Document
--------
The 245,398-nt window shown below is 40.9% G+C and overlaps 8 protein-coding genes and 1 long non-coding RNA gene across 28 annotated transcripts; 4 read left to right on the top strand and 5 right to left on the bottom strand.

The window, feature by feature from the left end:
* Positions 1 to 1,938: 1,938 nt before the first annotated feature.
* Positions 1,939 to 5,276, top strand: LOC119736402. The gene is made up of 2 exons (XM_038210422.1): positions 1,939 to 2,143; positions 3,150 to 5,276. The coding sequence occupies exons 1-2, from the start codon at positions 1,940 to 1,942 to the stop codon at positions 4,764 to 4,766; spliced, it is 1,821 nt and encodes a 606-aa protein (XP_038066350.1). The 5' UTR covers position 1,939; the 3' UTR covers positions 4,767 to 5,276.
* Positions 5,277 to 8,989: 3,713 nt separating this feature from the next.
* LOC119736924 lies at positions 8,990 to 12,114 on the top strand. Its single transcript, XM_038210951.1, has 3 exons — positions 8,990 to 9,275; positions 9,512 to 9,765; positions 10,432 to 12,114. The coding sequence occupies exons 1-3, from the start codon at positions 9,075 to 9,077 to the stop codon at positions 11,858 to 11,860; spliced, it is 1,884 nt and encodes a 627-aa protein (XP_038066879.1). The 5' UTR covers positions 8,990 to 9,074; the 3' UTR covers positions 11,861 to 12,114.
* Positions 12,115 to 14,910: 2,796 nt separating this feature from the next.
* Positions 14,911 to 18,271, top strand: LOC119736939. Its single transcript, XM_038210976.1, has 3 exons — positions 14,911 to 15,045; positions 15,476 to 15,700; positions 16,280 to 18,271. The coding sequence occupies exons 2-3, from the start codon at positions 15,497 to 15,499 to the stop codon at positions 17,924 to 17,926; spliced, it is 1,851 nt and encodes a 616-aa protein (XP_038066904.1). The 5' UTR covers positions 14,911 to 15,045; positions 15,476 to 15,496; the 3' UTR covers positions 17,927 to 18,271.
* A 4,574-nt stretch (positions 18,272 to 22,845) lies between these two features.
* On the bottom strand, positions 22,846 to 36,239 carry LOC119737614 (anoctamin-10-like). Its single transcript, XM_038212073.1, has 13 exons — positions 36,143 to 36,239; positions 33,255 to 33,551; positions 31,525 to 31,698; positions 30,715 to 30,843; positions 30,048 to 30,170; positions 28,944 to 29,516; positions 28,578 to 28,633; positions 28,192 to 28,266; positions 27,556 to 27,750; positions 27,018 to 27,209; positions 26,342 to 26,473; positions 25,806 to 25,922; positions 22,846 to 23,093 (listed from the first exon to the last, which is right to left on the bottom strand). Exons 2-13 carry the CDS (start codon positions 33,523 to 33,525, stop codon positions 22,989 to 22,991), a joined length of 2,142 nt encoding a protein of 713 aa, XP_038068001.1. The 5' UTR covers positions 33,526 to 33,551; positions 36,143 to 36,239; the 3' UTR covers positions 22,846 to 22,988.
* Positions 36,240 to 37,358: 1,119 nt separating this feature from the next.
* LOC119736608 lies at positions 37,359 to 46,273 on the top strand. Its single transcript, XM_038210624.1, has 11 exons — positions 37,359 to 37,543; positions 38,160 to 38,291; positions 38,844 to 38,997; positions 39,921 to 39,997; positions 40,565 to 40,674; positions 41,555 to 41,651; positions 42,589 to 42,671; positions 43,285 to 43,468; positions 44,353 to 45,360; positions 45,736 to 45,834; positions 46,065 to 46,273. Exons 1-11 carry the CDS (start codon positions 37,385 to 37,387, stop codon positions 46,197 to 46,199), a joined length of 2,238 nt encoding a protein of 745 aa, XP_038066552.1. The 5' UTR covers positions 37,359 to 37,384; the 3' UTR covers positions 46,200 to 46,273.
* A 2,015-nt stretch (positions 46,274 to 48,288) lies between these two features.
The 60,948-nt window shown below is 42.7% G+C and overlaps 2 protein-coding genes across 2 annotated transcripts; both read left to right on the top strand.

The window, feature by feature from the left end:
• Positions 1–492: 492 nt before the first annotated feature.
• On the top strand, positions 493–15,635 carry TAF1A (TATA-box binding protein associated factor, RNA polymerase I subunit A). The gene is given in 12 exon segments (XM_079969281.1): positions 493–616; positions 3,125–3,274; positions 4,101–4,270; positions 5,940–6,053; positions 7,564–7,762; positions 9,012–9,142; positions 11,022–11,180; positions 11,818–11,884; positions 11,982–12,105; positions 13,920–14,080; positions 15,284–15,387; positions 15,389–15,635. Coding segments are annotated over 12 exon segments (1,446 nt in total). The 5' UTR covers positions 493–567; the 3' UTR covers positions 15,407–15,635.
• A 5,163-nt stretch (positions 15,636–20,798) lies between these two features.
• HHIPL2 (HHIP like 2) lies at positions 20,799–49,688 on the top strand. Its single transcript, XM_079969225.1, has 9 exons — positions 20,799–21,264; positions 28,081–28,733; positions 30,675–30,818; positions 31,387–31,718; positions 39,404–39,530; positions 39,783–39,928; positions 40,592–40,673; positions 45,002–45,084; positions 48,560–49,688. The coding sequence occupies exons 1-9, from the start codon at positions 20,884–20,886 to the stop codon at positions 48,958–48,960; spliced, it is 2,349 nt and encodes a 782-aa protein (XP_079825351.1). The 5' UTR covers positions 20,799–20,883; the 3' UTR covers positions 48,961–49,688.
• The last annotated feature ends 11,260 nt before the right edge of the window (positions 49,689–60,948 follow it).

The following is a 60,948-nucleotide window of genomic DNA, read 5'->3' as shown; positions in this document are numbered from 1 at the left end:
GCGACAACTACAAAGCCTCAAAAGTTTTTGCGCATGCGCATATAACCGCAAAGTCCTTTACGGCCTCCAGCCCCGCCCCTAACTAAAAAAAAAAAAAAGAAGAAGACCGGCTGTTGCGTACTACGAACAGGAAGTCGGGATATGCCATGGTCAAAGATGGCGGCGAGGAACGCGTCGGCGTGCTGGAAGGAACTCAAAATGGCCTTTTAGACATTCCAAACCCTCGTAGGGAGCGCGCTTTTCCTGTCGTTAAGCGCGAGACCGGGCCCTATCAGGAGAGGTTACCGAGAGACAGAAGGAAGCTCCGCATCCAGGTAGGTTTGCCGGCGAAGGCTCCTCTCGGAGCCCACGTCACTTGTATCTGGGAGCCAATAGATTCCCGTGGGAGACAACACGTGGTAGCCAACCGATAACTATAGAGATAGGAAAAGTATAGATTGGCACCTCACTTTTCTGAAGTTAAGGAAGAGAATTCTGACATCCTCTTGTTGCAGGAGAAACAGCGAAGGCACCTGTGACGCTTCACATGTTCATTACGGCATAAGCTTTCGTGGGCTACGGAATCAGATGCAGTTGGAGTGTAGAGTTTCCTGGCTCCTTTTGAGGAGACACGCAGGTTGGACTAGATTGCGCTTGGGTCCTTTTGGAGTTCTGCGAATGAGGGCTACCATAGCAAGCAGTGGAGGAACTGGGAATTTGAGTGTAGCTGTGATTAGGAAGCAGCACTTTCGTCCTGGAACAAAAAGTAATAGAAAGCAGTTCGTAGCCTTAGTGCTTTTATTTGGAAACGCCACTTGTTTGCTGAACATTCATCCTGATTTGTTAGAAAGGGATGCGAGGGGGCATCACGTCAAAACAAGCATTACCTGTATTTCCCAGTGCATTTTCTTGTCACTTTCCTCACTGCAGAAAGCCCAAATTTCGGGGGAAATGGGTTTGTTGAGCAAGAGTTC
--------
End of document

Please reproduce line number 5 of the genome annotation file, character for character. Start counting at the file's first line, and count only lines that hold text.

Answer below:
* Positions 5,277 to 8,989: 3,713 nt separating this feature from the next.